Folk Songs and Dance

Ladakh has a rich cultural heritage. Folk song and dance are one of its testimonies, having its unique features suited to the topography of the region. Little known about the precise origins of folk song and dance, they have been composed during different periods

Ladakh has a rich cultural heritage. Folk song and dance are one of its testimonies, having its unique features suited to the topography of the region. Little known about the precise origins of folk song and dance, they have been composed during different periods, shedding considerable light on prevailing cultural styles, attitudes and personalities of the time in this small western Himalayan Buddhist kingdom. Folk songs and dance were composed in honor of Pious Kings, Rinpoche (holy priest) and popular leaders.

The dance forms are slow and rhythmic, and the songs are usually high pitched yet enchanting, which lend colors to this unique geography and its people. These dances are simple in thought, language and movement of steps Folk artists of male and female, attired in full traditional costumes comprising of multiple jewellery items, especially turquoise head gears (worn by ladies), performs the most exhilarating dances. Every dance starts with homage to the Shakyamumi Buddha, followed by three stages. The first stage start slowly with a salutation to the guest gathered around and after making a round of the dancing ground enters the second stages in which music and movement of dance steps become faster. In the third and final stages the dance reaches its climax with the beat of the drum (rDaman) and Surna.


Daman, Surna and Piwang are the main musical instruments of Ladakh, almost all the folk dance and songs are dependent on these simple instruments.

DAMAN : Is an instrument made of copper and look like a big bowl, with copper side covered with the leather of a cow. There are 360 music tunes evolved and based on Daman and Surna.

SURNA : Is made up of willow and looks very similar to a Shehnai. At the top of the Surna pipe one finds seven holes on the front, with two at a back, duly decorated by laying coral and turquoise stone on it.

PIWANG : A string instrument made from willow or apricot wood and has similarities with the violin. Piwang is very popular among the nomadic people who live with their herds in the high Changthang plateau and is played with their popular dance called Jabro.


Any auspicious occasion begins in Ladakhi culture begins with Lharna to make offering of music to Gods. There are 360 beats in Lharna played with Daman (a pairs of drums) and Surna (pipe)


In eastern Ladakh bordering Tibet, Changpa nomads have their Jabro dance and music characterized by rhythmic thumping of feet on a melodious song and music of Daman. The nomads live in tents at high altitude pastures in vast stretches of Changthang wilderness with their livestock including Yaks, Sheep and goats. The relatively fast movement in their dance helps them warm up during celebration.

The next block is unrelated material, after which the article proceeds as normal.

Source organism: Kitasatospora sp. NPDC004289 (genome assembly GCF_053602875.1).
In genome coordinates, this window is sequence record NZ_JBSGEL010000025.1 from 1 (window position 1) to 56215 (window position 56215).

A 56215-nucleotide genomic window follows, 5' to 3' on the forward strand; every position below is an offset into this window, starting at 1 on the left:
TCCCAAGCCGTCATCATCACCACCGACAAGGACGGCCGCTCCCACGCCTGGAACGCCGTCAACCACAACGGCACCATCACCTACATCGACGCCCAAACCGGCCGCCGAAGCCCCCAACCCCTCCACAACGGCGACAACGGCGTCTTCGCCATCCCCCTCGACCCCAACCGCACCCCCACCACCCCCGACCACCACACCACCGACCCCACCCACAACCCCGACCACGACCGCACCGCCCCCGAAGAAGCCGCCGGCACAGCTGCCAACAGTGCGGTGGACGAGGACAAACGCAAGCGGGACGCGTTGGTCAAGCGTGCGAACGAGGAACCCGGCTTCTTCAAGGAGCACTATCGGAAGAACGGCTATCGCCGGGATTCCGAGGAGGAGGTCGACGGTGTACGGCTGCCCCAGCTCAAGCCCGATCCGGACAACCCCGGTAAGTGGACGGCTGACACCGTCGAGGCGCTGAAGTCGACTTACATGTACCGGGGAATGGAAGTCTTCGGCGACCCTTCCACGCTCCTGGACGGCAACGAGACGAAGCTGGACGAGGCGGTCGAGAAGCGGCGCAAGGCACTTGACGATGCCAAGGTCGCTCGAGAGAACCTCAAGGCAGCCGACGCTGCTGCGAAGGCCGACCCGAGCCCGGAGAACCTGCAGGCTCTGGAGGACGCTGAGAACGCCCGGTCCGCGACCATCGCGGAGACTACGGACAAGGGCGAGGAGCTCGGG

This special dance by men with brass jugs filled with Chang (Local brew) balanced on their heads was performed to entertain Kings and ministers. A skillful dancer would pour Chang into the cups without holding the jug while performing the dance with elegance.


Spao dance is dedicated to famous epic hero Gyalam Kesar and other outstanding warriors. Gyalam Kesar was extraordinary and brave mythological hero with his courageous feats protects the Buddhist Kingdoms from invaders. Gyalam Kesar is the best known epic throughout Himalayan Buddhist Kingdoms. In past, the story of Kesar was narrated in every household to while away the long winter night. In between the story tellers, the narrator would sing the songs depicting the brave deeds of Kesar and his eighteen brave's friends. With listeners becoming very excited and even participating in singing and dancing.


Mentok Stanmo dance is one of the popular dances in the Ladakh and dance to celebrate arrival of summer season after a long and harsh winter. In ancient times youth of the villages go to the mountains and collect wild flowers and maidens of the village would welcome the groups of youth upon their arrival, and bunches of flowers are the offer to the monastery with singing and dancing.


In ancient times this dance form used to be performed by "Takshosma", women dancers of the royal court to praise and greet the King and his family. Since then this dance form has been maintained and is now performed by the female artists on every special occasion and during social functions dressed in a uniform traditional dress decorated with heavy sets of jewellery. The dance is a perfect presentation of beauty and elegance.


In Ladakh numerous migratory birds are found. The arrival of migratory birds in highlands of Ladakh is considered auspicious. The dance of Chartses (birds dance) signifies the arrival of migratory birds and is performed in appreciation to these birds. This dance form is performed by females choreographed with movements like birds.


Tashis-pa dance is performed at the end of every social or cultural gathering. The idea of this dance is to include the celebrations on happy note! Tashis-pa or May there be happy. The people want peace for their elders as well as their sons and their daughter. They want peace so that they may be able to work in their fields and to celebrate the marriage of the young ones, so it is song with deep desire of the singer and dancer for peace and happiness of society.